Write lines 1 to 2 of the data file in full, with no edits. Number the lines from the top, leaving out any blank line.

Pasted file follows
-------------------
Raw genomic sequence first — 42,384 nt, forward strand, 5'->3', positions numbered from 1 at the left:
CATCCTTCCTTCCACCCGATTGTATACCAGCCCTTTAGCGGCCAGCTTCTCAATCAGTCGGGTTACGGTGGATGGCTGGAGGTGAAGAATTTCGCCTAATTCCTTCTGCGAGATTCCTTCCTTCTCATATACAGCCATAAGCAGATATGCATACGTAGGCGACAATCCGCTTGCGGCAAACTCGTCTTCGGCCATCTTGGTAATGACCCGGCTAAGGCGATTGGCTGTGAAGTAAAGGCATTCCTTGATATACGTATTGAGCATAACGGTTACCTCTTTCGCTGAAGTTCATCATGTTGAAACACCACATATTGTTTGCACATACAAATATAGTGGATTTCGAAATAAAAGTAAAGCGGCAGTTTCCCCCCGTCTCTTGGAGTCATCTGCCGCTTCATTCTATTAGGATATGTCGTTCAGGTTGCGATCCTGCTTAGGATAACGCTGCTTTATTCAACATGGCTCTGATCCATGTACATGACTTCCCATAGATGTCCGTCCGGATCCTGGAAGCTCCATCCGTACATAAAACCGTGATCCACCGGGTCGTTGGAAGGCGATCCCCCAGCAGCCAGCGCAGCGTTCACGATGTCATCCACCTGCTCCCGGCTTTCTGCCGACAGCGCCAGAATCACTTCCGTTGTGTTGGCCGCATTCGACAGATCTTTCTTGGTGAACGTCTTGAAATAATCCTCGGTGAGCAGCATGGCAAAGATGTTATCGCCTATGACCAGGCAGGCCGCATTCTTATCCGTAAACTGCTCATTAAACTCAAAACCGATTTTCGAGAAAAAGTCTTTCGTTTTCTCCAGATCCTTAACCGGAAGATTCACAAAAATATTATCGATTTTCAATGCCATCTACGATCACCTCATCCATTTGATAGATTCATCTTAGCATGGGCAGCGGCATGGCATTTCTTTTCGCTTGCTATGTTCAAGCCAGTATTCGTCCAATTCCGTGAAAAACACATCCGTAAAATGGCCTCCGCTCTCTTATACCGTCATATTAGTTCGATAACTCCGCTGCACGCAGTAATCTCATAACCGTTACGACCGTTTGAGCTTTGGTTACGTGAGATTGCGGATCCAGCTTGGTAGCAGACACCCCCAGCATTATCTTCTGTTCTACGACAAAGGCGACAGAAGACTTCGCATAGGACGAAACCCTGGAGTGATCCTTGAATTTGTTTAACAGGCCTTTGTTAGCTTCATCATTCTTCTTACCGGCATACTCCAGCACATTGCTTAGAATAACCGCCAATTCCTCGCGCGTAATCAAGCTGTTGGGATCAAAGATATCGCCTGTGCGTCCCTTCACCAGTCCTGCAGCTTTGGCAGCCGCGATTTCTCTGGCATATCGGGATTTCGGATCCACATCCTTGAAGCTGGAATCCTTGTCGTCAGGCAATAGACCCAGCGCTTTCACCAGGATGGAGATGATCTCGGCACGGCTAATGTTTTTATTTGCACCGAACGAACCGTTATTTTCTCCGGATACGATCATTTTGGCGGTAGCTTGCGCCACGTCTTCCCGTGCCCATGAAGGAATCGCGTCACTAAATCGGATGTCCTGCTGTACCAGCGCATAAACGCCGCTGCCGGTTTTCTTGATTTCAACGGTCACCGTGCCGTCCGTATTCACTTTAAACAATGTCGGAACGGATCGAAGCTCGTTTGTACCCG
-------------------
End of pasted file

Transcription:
Raw genomic sequence first — 42,384 nt, forward strand, 5'->3', positions numbered from 1 at the left:
CATCCTTCCTTCCACCCGATTGTATACCAGCCCTTTAGCGGCCAGCTTCTCAATCAGTCGGGTTACGGTGGATGGCTGGAGGTGAAGAATTTCGCCTAATTCCTTCTGCGAGATTCCTTCCTTCTCATATACAGCCATAAGCAGATATGCATACGTAGGCGACAATCCGCTTGCGGCAAACTCGTCTTCGGCCATCTTGGTAATGACCCGGCTAAGGCGATTGGCTGTGAAGTAAAGGCATTCCTTGATATACGTATTGAGCATAACGGTTACCTCTTTCGCTGAAGTTCATCATGTTGAAACACCACATATTGTTTGCACATACAAATATAGTGGATTTCGAAATAAAAGTAAAGCGGCAGTTTCCCCCCGTCTCTTGGAGTCATCTGCCGCTTCATTCTATTAGGATATGTCGTTCAGGTTGCGATCCTGCTTAGGATAACGCTGCTTTATTCAACATGGCTCTGATCCATGTACATGACTTCCCATAGATGTCCGTCCGGATCCTGGAAGCTCCATCCGTACATAAAACCGTGATCCACCGGGTCGTTGGAAGGCGATCCCCCAGCAGCCAGCGCAGCGTTCACGATGTCATCCACCTGCTCCCGGCTTTCTGCCGACAGCGCCAGAATCACTTCCGTTGTGTTGGCCGCATTCGACAGATCTTTCTTGGTGAACGTCTTGAAATAATCCTCGGTGAGCAGCATGGCAAAGATGTTATCGCCTATGACCAGGCAGGCCGCATTCTTATCCGTAAACTGCTCATTAAACTCAAAACCGATTTTCGAGAAAAAGTCTTTCGTTTTCTCCAGATCCTTAACCGGAAGATTCACAAAAATATTATCGATTTTCAATGCCATCTACGATCACCTCATCCATTTGATAGATTCATCTTAGCATGGGCAGCGGCATGGCATTTCTTTTCGCTTGCTATGTTCAAGCCAGTATTCGTCCAATTCCGTGAAAAACACATCCGTAAAATGGCCTCCGCTCTCTTATACCGTCATATTAGTTCGATAACTCCGCTGCACGCAGTAATCTCATAACCGTTACGACCGTTTGAGCTTTGGTTACGTGAGATTGCGGATCCAGCTTGGTAGCAGACACCCCCAGCATTATCTTCTGTTCTACGACAAAGGCGACAGAAGACTTCGCATAGGACGAAACCCTGGAGTGATCCTTGAATTTGTTTAACAGGCCTTTGTTAGCTTCATCATTCTTCTTACCGGCATACTCCAGCACATTGCTTAGAATAACCGCCAATTCCTCGCGCGTAATCAAGCTGTTGGGATCAAAGATATCGCCTGTGCGTCCCTTCACCAGTCCTGCAGCTTTGGCAGCCGCGATTTCTCTGGCATATCGGGATTTCGGATCCACATCCTTGAAGCTGGAATCCTTGTCGTCAGGCAATAGACCCAGCGCTTTCACCAGGATGGAGATGATCTCGGCACGGCTAATGTTTTTATTTGCACCGAACGAACCGTTATTTTCTCCGGATACGATCATTTTGGCGGTAGCTTGCGCCACGTCTTCCCGTGCCCATGAAGGAATCGCGTCACTAAATCGGATGTCCTGCTGTACCAGCGCATAAACGCCGCTGCCGGTTTTCTTGATTTCAACGGTCACCGTGCCGTCCGTATTCACTTTAAACAATGTCGGAACGGATCGAAGCTCGTTTGTACCCG